Observe that the preposition tussen'between' is special in that it normally requires a plural complement; the location is computed on the basis of at least two reference objects. This property can also be found with the preposition halverwege in (190a), although this preposition can also refer to a certain position on the reference object; in (190b), the position of the located object is computed on the basis of the boundaries (in this case, the bottom and the top) of the reference object.

a. Jan woont halverwege/tussen Groningen en Zuid-Laren.
  Jan lives  halfway/between  Groningen and Zuid-Laren
b. Jan staat halverwege/*tussen de ladder.
  Jan stands  halfway/between  the ladder

There are some exceptions to the general rule that the complement of tussen'between' is plural. In (191), for example, tussen takes the singular noun phrase de deur'the door' as its complement. However, what is actually claimed is that Janʼs finger got jammed between the door and the door-post.

Jan kreeg zijn vinger tussen de deur.
  Jan got  his finger  between the door

      In many cases, the preposition om seems to refer to a region in only two dimensions, as in the left figure in Figure 13C, whereas rond seems to denote a region in three dimensions, as in the right figure. In other cases, however, the difference between the two is not clear, and both om and rond seem to be equally well applicable to the two situations in Figure 13C (and the same thing seems to hold for the complex preposition rondom). The two examples in (192), for example, seem to be nearly equivalent.

a. De padvinders zitten om het vuur.
  the scouts  sit  around the fire
b. De padvinders zitten rond het vuur.
  the scouts  sit  around the fire

Still, it is not the case that om and rond are always interchangeable. In examples such as (193a), the preposition om is possible whereas the preposition rond gives rise to a severely degraded result, although it should be noted that Zwarts (2006), who proposes a number of semantic restrictions on the use of om and rond, assigns a mere question mark to the example with rond.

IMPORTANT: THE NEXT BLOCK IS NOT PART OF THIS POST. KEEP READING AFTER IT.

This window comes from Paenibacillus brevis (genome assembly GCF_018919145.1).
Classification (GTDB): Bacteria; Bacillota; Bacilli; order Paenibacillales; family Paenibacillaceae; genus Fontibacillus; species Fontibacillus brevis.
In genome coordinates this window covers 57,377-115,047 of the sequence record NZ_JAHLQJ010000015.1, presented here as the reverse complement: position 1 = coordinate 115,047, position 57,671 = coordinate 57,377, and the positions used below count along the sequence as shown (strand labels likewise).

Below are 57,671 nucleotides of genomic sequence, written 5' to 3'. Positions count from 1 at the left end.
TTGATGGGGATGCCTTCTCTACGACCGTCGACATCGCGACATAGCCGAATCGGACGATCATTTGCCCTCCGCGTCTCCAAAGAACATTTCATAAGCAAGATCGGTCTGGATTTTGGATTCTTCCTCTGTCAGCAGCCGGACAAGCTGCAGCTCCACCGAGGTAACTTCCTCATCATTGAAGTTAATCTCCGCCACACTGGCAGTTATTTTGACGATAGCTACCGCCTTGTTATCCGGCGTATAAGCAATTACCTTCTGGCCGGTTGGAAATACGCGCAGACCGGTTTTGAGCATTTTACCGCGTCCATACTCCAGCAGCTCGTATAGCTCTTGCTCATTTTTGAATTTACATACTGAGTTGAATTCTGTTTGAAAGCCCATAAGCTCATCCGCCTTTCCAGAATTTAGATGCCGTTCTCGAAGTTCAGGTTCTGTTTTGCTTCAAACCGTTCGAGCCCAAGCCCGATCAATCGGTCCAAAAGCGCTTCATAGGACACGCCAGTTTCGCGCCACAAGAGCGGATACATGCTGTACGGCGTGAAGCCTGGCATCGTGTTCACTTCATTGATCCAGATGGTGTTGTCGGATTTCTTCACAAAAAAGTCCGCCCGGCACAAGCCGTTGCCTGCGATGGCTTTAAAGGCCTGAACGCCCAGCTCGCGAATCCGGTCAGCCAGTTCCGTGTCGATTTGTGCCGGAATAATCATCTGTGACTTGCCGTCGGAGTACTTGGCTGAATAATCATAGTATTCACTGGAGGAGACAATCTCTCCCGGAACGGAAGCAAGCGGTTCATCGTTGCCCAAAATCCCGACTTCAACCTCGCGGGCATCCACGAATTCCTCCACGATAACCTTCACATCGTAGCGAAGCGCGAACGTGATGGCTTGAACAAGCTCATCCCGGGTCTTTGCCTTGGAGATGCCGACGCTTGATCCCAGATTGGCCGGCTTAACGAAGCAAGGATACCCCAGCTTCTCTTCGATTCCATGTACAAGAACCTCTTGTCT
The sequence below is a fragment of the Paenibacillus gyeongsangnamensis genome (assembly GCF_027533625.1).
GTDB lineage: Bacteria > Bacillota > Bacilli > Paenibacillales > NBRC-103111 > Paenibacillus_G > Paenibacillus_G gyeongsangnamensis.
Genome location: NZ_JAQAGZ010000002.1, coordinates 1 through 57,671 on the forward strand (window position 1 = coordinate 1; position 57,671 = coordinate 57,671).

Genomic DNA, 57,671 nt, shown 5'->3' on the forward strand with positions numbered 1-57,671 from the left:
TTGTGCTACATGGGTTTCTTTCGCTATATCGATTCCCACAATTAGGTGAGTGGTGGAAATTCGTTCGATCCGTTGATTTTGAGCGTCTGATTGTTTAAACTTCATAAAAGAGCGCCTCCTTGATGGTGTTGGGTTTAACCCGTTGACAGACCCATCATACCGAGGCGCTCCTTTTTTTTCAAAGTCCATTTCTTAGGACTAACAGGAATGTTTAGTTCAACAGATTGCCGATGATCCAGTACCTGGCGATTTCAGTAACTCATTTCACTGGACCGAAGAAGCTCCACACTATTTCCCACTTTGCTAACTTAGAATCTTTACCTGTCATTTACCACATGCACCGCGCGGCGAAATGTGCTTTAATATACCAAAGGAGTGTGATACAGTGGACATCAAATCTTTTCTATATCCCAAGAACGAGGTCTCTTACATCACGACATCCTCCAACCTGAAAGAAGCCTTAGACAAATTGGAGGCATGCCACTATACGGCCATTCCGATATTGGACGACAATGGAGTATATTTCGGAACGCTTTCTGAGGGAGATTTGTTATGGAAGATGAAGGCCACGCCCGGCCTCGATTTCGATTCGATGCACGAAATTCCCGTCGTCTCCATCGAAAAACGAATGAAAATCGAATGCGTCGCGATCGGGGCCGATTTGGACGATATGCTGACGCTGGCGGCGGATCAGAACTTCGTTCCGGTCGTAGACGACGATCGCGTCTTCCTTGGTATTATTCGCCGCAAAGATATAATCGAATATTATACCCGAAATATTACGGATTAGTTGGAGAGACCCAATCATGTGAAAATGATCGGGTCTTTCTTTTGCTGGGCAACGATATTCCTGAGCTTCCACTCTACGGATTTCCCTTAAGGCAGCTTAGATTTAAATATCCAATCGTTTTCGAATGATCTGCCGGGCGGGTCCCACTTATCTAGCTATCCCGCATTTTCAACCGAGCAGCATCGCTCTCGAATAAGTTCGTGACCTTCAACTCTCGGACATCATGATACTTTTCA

Jan woont om/*rond de hoek.
  Jan lives  around the corner

      The examples in (185) have already shown that PPs headed by the prepositions in Table 15 can be used to indicate a location. The examples in (194) show that these PPs can also be used to indicate a change of location.

a. Jan hangt de lamp boven de kast.
  Jan hangs  the lamp  above  the cupboard
b. Jan legt de bal onder de kast.
  Jan puts  the ball  under  the cupboard
c. Jan zet de lamp tussen twee vazen.
  Jan puts  the lamp  between  two vases
d. Jan wikkelt de ketting om zijn enkel.
  Jan winds  the chain  around  his ankle
e. Jan zet kaarsen rond de kerststal.
  Jan puts  candles  around  the crib

Although intuitions are again not very sharp, it seems that, with the exception of boven, the prepositions under discussion can also be used directionally. One indication for this is that they can at least marginally occur as the complement of a verb of traversing like rijden'to drive' in (195).

a. Jan is ??onder/*boven de brug gereden.
  Jan is under/above  the bridge  driven
b. ?? Jan is tussen de bomen gereden.
  Jan is between  the trees  driven
c. Jan is om/?rond het meer gereden.
  Jan is around  the lake  driven

Note that the marginal examples become fully acceptable if rijden takes the auxiliary hebben in the perfect tense, but rijden is then just an activity verb and the PP functions as an adverbial phrase of place. In fact, the same thing holds for boven, as will be clear from the following example: Het zweefvliegtuig heeft/*is boven de hei gevlogen'The sailplane has flown over the heath land'.
      A clearer indication that these prepositions can be interpreted directionally is that most of them can head PPs with an extent reading. For examples (196a&b), it might be argued that the preposition is an abbreviation of the circumposition P ... door, but this is certainly not possible for om and rond in (196c).

a. De weg loopt onder de brug ?(door).
  the road  goes  under  the bridge   door
b. De weg loopt tussen de bomen ?(door).
  the road  goes  between  the trees    door
c. De weg loopt om/rond het meer (*door).
  the road  goes  around  the lake    door

      The more or less formal preposition te'in/at' probably also belongs to the group of absolute prepositions. A PP headed by te seems to be preferably interpreted as denoting a location, as in (197a), but the examples in (197b&c) show that such PPs may sometimes also refer to a change of location. Given the formal nature of te, it is not surprising that there are several fixed expressions involving a change of location; an example is given in (197d). Note that the examples in (187) above suggest that PPs headed by te are sometimes even directional in nature.

a. Jan woont te Amsterdam.
  Jan lives  in Amsterdam
b. Jan raakte te water.
change of location
  Jan got  in water